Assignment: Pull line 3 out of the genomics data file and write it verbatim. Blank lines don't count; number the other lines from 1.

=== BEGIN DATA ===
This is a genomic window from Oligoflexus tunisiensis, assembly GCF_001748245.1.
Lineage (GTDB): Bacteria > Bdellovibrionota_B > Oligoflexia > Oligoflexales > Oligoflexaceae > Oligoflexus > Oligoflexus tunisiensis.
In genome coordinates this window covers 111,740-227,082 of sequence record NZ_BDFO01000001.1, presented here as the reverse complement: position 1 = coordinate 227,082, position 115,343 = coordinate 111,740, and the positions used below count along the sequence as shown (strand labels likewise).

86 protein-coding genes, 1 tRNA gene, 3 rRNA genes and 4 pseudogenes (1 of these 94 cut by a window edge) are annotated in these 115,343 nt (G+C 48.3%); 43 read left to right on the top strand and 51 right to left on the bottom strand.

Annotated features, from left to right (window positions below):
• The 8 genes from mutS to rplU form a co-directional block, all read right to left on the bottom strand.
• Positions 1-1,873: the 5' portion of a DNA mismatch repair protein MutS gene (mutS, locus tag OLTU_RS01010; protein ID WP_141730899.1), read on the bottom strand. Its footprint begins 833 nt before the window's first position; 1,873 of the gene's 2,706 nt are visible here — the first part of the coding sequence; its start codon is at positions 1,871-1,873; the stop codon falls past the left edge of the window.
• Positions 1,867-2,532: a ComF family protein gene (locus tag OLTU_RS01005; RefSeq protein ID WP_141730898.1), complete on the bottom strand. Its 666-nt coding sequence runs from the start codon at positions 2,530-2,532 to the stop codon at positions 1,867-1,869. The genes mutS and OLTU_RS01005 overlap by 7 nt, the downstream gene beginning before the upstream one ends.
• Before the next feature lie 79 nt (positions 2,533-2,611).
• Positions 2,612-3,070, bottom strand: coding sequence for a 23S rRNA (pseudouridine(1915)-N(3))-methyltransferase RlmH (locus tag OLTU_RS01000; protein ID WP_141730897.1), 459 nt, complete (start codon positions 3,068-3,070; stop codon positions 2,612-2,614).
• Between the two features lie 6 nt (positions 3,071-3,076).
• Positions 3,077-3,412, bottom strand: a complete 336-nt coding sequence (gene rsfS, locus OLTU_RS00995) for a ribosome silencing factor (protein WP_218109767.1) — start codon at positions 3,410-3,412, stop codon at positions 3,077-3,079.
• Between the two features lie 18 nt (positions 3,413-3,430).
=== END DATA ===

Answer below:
In genome coordinates this window covers 111,740-227,082 of sequence record NZ_BDFO01000001.1, presented here as the reverse complement: position 1 = coordinate 227,082, position 115,343 = coordinate 111,740, and the positions used below count along the sequence as shown (strand labels likewise).